‘The Atlantic’ asks why NPR journalists have such great names

A rose by any other name would still smell as sweet. It just wouldn’t have a place at NPR.

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In a recent story in The Atlantic, Deirdre Mask marvels at the roster of colorful, alliterative names at NPR.

There are the poetic names: Allison Aubrey, Louisa Lim, Carl Kassell, Susan Stamberg and Corey Flintoff; and then the “mouth-filling double-barreled” names of Ofeibea Quist-Arcton, Soraya Sarhaddi Nelson, Chana Joffe-Walt, Lourdes Garcia-Navarro, Dina Temple-Raston, and Charlayne Hunter-Gault.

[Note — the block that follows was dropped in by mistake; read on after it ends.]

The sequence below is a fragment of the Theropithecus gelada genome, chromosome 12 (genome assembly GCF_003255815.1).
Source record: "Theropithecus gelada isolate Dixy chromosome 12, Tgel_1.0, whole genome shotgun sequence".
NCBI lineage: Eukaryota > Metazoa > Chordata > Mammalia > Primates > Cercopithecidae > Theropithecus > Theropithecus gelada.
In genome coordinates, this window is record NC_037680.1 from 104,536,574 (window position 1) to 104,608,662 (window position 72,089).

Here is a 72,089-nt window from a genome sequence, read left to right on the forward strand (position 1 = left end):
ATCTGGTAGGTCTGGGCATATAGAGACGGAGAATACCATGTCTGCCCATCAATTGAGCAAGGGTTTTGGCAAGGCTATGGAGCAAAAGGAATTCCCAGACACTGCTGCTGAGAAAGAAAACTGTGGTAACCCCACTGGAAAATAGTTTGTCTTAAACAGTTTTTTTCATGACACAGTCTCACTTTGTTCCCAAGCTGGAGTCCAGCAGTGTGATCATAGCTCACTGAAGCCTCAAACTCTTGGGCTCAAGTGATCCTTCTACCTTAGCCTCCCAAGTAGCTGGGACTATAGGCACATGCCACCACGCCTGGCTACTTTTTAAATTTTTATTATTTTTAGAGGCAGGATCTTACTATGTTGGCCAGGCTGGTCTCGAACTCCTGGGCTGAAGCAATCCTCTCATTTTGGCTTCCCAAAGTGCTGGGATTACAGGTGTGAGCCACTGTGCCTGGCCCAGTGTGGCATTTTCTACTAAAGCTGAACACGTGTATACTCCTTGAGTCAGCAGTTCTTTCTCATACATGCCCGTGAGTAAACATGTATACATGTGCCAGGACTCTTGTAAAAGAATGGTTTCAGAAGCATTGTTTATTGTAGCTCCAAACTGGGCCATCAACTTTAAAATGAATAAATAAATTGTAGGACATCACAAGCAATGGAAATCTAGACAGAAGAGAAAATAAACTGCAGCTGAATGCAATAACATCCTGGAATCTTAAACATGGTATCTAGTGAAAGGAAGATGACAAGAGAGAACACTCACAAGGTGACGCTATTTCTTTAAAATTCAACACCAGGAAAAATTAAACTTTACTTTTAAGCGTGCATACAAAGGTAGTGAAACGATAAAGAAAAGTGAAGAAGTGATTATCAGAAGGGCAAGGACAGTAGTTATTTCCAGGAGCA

How does NPR do it? Is having a great moniker part of the job description? Even the everyday Michele Norris becomes elevated to the euphonious when pronounced the way she does: “MEE-Shel Norris.”

Listeners have apparently swooned over the names. Restaurants, license plates, and even pets are named after them.

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